3. Zoran says:

    Hi, i know that this is a weird place to ask for help but i managed to forget the password for the forums, the username there is the same as the one i use here in this post. I’m trying to reset my password, but i’m not receiving reset emails from you, is there some kind of problem on your end?


  4. Davide Repetto says:

    IMHO most of the resistance to gnome3 is because it is not really ready for general conumption. It is still too awkward to use, very far from polished and generally it adds several layers to many that used to be very straightforward.
    I’m using it and I thoroughly hate the gnome-shell. But I’m persistent and I’ll stick with it for now, hoping that most of the stuff it’s missing will come soon and that the fallback-mode gets better.

  5. etrusco says:

    “Change is innovation.” Not!
    Nobody is willing – even less “eager” – for changing their everyday workflow just for the sake of “freshness” or coolness; there must be a clear reason and a clear win.

    • Gareth says:

      Maybe the clear reason for the changes is to give the Gnome and Canonical developers a base to work off to accomplish the “clear wins” they are aiming for. If you have a crappy base, you cannot innovate well. Gnome 3 and even Unity to me are changes to provide the base for further development to push innovation.

      Personally, if you want things to EVER improve, expect there to be change. Innovation ALWAYS leads to change. Just because you did something one way doesn’t mean it should stay that way for the next 200 years.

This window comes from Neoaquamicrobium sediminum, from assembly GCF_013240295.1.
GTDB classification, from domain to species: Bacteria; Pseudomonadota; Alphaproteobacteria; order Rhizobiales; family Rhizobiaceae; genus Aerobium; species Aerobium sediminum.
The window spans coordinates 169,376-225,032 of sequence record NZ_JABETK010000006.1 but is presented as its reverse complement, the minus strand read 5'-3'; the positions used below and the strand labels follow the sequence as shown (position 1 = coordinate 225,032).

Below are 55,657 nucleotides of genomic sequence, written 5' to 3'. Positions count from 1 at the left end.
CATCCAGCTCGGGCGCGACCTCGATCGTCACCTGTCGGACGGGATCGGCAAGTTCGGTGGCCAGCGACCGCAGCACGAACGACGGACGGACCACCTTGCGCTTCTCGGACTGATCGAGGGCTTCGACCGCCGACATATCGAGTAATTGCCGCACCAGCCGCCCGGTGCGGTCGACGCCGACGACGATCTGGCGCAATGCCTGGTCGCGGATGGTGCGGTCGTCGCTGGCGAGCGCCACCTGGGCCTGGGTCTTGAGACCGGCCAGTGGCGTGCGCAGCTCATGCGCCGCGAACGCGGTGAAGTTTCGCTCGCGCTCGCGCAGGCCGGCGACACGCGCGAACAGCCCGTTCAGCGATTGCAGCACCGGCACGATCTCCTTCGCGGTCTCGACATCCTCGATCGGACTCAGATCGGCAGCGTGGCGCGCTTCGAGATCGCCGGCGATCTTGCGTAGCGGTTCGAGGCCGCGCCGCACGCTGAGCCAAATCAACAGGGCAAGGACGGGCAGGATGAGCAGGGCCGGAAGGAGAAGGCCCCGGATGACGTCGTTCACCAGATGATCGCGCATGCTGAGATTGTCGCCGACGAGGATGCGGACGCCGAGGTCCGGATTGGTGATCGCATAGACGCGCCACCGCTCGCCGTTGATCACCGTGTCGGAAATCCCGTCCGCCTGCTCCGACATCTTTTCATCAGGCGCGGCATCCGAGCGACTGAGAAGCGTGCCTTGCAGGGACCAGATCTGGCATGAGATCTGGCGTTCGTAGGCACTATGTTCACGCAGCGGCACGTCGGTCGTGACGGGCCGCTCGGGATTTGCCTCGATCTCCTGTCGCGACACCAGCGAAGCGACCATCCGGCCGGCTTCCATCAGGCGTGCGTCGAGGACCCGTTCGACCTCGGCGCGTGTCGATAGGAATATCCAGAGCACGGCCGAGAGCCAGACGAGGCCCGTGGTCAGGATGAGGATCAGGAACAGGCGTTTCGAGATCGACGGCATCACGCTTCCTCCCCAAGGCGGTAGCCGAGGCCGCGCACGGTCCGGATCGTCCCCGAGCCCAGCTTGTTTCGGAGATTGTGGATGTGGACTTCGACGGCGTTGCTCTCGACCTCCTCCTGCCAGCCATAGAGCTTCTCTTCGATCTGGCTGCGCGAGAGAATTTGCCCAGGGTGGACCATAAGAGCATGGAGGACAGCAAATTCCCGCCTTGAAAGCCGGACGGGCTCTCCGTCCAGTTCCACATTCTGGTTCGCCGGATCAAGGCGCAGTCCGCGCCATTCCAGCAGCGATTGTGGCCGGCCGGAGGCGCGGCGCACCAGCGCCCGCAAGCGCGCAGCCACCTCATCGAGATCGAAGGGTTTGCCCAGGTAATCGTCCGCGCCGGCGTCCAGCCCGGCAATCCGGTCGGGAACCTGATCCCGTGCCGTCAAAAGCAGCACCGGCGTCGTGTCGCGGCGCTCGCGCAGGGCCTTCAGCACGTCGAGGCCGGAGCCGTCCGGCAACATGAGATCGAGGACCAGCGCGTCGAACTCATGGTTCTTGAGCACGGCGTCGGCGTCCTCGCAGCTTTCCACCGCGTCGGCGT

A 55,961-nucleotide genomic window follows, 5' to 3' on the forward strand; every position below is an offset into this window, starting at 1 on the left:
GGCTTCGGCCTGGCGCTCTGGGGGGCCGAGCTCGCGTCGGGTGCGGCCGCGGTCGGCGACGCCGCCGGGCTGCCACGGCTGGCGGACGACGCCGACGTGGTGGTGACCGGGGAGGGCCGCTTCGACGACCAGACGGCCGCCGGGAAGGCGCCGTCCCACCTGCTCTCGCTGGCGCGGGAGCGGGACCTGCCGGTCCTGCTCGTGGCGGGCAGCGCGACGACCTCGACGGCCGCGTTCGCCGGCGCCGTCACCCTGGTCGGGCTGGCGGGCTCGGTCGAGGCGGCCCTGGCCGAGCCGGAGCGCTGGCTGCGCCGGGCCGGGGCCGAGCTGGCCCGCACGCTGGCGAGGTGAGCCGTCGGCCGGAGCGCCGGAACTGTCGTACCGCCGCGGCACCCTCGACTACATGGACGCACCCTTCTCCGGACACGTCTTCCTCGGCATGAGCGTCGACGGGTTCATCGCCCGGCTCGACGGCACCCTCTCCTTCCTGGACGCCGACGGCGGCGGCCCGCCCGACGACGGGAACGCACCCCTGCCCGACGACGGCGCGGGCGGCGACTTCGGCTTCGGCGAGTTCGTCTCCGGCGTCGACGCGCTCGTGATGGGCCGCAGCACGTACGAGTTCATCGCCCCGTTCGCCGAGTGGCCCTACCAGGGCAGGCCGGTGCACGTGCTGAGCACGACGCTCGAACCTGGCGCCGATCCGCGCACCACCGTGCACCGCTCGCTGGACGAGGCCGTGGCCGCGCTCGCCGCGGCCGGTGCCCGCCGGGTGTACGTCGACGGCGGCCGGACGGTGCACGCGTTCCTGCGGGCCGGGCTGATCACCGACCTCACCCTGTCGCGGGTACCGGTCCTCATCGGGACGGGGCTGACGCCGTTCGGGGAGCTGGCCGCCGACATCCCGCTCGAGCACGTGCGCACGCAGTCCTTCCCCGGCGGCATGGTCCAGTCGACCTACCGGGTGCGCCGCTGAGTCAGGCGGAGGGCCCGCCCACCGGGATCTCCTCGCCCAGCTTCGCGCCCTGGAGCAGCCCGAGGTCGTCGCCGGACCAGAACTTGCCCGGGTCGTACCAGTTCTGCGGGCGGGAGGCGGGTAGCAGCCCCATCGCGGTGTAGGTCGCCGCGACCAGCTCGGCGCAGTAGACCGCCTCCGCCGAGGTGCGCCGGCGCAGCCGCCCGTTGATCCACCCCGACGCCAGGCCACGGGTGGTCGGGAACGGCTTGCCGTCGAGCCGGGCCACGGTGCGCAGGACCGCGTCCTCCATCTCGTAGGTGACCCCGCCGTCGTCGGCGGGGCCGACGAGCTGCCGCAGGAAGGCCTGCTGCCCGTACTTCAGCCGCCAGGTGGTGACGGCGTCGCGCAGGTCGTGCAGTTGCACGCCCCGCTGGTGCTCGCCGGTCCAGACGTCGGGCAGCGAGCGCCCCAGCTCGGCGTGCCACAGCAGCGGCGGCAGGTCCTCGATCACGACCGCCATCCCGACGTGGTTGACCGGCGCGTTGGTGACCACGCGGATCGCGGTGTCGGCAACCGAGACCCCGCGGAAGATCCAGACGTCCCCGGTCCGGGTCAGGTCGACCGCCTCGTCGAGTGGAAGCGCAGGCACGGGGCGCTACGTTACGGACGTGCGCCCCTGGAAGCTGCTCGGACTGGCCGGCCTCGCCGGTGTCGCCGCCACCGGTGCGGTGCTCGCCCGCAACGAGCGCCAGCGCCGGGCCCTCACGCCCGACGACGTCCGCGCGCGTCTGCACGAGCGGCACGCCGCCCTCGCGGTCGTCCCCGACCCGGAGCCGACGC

6. Kyle says:

    Have updated to 11.04 Unity and there are some issues – but the future is touch and that is where Unity is heading – Windows 8 is going to change the playing field and Linux should also have an offering.

    Unity is fine especially when combined with Nautilus-Actions – this makes it easy to always have the function or tool you need just a right click away.

    • foxmulder881 says:

      I don’t believe Microsoft and Windows 8 are going to change the development path at all for either Unity or Gnome 3. In fact, it seems Microsoft are playing catchup in the user-interface wars. Or if there is no war yet, there’s certainly one brewing.

      • Kyle says:

        Sure – not change Unity nor Gnome3 – Unity and Gnome3 are already moving in the right direction. The comment was really directed at the folk who are feeling uncomfortable with the new direction.

        War brewing – yeap – I agree – and the good thing is we will get better and easier to use software – there are many more older folk being introduced to computers and they struggle with the current UI’s and touch devices will dominate the next decade.

  7. nippur says:

    Started with redhat 4.0 in 1998, leaping from last ‘community redhat 9.0’ to fedora core 1, using fedora up to release 8 i always noticed innovation in the sense that under the hood things changed for the better. As of Fedora 9, you can say things were maintained and tuned, with some very nice innovations and solutions in directions *all* OS’s needed to develop, simply coz the world changed. I loved Fedora.
    Fedora 15, however, has nothing to do with innovation in that sense, it really hasn’t. GNOME3 is a leap all right, but one over the cliff. Innovation for the sake of innovation is *not* improvement, so don’t go for it, it is just not ‘Linux’. Free and open source software development was always used to address real problems, not cosmetic ones.
    Seams that our Project is loosing that.